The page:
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Yet More Worries for Expats over Obamacare

Article Summary:

January 1st, 2014, is when the national health care plan, The Patient Protection and Affordable Care Act (PPACA) goes into full force. Here’s what expats need to know.

Photo Credit: i2.cdn.turner

Original Article Text From The Yucatan Times:

Obamacare for Expats and how it affects you

Beginning January, 2014 – March, 2014, people who do not qualify as an official “expatriate” will need to purchase a state qualified domestic health care package.

Are You an Expatriate?

In the new IRS tax code, expatriates are treated as if they have health insurance regardless of whether they do or not. To be exempt from the insurance mandate, American expatriates must already be eligible for the IRS “Foreign Earned Income Exclusion”.

To qualify for the exclusion which allows expats to avoid paying U.S. taxes on their first $91,500, the expatriate must have a tax home in a foreign country, as well as be either a legitimate resident in that country, or spend at least 330 days a year outside the United States.

If you are considered an “expat” via your IRS filing, you do not need to worry about finding a qualified domestic carrier through an approved PPACA state Exchange or broker. What If I Don’t Quite Qualify as an Expatriate? If you need to have health insurance in the U.S. to avoid the tax penalty and out of necessity in Mexico or internationally, there is a way to have both.

Get Your International Coverage First

Whether you qualify as an expat or not, you want to have coverage internationally in Mexico as domestic health care plans will not cover you once you cross the border.

You should purchase a private, major medical, international policy to cover you in Mexico. When you purchase an international health care policy, you are purchasing it to protect yourself and your family, not to meet PPACA requirements.

International policies are surplus line insurance plans and do not meet the PPACA qualified carrier specifications. If you do not qualify as an expatriot, you can purchase a private, major medical, international policy that excludes coverage in the U.S. to reduce your premium in consideration of purchasing a domestic plan as well.

If you do qualify as an expatriot, you can purchase a “Worldwide” policy that offers major medical coverage in the U.S. and every other country you live, work or travel to and not worry that it meets the PPACA requirements.

Domestic Coverage
If you are a person that does not quite fall into the “expatriate” category, such as maybe an oil field worker or consultant, who works and lives abroad but only for half the year, then you are going to need to purchase a domestic health care policy that is PPACA approved through a state Exchange or an independent broker beginning in January 2014 – March 2014.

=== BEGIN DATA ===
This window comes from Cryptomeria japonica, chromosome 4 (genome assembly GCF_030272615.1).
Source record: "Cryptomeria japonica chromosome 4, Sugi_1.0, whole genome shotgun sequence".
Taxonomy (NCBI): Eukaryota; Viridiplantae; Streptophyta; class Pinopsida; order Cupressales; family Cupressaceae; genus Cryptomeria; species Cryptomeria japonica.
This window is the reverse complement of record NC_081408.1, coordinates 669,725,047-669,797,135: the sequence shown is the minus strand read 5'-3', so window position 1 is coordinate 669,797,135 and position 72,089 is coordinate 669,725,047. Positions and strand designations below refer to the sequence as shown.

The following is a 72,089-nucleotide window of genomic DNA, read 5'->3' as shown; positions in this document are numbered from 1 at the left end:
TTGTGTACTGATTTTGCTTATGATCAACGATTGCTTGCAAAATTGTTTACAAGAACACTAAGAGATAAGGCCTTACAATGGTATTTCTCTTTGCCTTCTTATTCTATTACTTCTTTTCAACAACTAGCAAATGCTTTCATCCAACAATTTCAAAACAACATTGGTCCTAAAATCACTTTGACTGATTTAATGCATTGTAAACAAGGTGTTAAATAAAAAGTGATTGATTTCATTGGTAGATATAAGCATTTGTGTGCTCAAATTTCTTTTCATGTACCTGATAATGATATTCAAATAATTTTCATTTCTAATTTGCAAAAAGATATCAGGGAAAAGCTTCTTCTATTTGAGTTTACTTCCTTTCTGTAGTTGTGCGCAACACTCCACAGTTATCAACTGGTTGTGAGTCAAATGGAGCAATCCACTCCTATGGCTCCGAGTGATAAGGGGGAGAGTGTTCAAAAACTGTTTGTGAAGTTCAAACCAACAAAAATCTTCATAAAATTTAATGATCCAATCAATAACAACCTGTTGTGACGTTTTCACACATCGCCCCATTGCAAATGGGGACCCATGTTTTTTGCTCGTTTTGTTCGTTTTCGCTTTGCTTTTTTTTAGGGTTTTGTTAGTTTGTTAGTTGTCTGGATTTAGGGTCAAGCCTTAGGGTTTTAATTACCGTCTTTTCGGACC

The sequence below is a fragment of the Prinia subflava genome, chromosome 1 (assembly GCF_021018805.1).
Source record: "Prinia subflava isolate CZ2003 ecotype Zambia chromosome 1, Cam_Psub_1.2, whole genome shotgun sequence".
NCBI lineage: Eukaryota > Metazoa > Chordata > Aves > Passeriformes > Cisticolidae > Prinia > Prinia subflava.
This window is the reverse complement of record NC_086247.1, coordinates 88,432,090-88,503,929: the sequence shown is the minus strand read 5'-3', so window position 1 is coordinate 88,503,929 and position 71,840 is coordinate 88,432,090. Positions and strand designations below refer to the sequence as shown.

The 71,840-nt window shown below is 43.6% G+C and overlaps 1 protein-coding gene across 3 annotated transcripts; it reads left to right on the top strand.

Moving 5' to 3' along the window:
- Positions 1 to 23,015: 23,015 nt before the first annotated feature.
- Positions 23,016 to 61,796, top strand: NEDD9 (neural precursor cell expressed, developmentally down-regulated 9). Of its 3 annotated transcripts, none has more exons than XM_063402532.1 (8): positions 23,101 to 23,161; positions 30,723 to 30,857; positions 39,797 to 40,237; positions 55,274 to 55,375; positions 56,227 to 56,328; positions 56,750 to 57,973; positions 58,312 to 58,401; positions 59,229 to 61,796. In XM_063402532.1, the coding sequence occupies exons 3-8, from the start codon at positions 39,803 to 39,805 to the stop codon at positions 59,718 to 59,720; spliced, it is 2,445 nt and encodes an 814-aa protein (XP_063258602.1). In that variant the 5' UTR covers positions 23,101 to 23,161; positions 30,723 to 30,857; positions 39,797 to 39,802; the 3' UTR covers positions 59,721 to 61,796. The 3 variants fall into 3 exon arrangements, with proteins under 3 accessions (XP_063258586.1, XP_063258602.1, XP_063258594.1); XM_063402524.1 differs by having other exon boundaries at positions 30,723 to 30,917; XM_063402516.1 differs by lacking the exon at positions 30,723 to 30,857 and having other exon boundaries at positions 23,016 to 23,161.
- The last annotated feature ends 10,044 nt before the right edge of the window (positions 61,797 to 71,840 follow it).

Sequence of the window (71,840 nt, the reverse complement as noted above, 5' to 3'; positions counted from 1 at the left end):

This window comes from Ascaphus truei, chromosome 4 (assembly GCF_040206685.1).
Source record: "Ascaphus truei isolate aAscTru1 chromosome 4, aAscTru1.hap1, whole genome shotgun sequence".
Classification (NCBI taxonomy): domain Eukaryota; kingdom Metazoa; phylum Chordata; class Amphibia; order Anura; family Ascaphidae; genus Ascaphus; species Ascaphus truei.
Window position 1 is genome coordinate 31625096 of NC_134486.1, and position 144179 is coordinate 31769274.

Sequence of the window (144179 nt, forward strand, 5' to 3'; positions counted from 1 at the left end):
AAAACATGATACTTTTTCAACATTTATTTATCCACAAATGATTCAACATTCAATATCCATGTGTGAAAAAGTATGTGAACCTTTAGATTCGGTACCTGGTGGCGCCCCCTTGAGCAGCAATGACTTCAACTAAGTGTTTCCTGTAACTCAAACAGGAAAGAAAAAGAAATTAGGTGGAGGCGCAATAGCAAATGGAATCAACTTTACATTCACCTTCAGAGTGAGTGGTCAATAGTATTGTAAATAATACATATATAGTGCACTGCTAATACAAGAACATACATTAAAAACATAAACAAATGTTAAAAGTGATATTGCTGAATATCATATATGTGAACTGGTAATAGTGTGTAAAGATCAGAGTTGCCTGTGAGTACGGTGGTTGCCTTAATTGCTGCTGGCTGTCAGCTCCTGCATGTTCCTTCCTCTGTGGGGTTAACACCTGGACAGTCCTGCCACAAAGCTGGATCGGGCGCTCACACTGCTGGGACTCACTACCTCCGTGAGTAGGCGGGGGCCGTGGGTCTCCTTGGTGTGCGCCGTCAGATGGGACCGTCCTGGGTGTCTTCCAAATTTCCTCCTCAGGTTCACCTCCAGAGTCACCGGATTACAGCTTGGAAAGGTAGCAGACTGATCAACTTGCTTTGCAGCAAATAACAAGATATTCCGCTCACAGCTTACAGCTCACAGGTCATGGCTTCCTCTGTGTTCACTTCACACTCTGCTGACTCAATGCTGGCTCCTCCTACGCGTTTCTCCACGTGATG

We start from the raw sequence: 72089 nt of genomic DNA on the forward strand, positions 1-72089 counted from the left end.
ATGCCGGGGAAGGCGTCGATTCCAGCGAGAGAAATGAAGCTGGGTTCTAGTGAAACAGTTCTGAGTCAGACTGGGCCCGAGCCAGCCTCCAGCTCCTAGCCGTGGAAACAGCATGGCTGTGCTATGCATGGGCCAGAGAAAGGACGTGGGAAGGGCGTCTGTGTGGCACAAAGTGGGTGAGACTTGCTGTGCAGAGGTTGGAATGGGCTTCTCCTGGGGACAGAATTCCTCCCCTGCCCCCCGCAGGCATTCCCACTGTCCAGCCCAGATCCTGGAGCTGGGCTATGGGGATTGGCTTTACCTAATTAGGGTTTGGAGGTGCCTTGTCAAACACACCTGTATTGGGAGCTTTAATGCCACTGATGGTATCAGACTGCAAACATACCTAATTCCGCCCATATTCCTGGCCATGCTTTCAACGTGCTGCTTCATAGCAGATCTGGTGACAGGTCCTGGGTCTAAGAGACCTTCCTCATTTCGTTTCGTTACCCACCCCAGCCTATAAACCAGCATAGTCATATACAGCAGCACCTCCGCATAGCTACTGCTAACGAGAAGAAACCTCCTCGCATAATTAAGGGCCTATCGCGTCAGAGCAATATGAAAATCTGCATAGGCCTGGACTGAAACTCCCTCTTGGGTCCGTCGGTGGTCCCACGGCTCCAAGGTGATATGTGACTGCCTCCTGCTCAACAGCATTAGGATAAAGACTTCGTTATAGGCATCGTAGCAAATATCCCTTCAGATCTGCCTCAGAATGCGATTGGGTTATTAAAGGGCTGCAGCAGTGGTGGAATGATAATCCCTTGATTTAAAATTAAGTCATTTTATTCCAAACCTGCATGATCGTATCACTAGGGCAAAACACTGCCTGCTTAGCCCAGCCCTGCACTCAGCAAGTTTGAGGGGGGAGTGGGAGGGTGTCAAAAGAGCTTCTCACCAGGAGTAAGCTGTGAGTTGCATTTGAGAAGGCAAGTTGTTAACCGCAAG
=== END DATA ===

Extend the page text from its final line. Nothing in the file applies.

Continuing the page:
If you do not purchase a plan by the end of March 2014, you will have to wait until January 2015 and you will be subject to the imposed tax fine.

State run Exchanges have been created by the government to help individuals (self employed and unemployed) and small businesses purchase health insurance coverage.

Beginning January 2014, each state run Exchange will help individuals make valid comparisons between plans that are certified to have met benchmarks for quality and affordability.

There are different levels of coverage and cost (Bronze, Silver, Gold and Platinum), however, in order for a plan to qualify as an approved health care plan, there are minimum provider requirements.

Individuals are not required to purchase health insurance through the Exchange, though subsidies will only be available for plans sold through the Exchange.

If you would rather buy your insurance through an insurance agent or broker, you will be free to do so. If not, you will be able to purchase insurance in a matter of minutes on your state Exchange Web site.

U.S. citizens living outside the U.S.
U.S. citizens living in a foreign country are not required to get health insurance coverage under the Affordable Care Act.

If you’re uninsured and living abroad, you don’t have to pay the fee that other uninsured U.S. citizens may have to pay.

Generally, health insurance coverage in the Marketplace covers health care provided by doctors, hospitals, and medical services within the United States.

If you’re living abroad, it’s important to know this before you consider buying Marketplace Insurance.

Link to Original Article:

From The Yucatan Times

  • ABJB

    If you live abroad for a majority of the year, yet do not qualify as an expat using the credit, are you committing fraud by buying a policy back in your home state?
    Seems there are expat articles written that elude to this catch22 like scenario.

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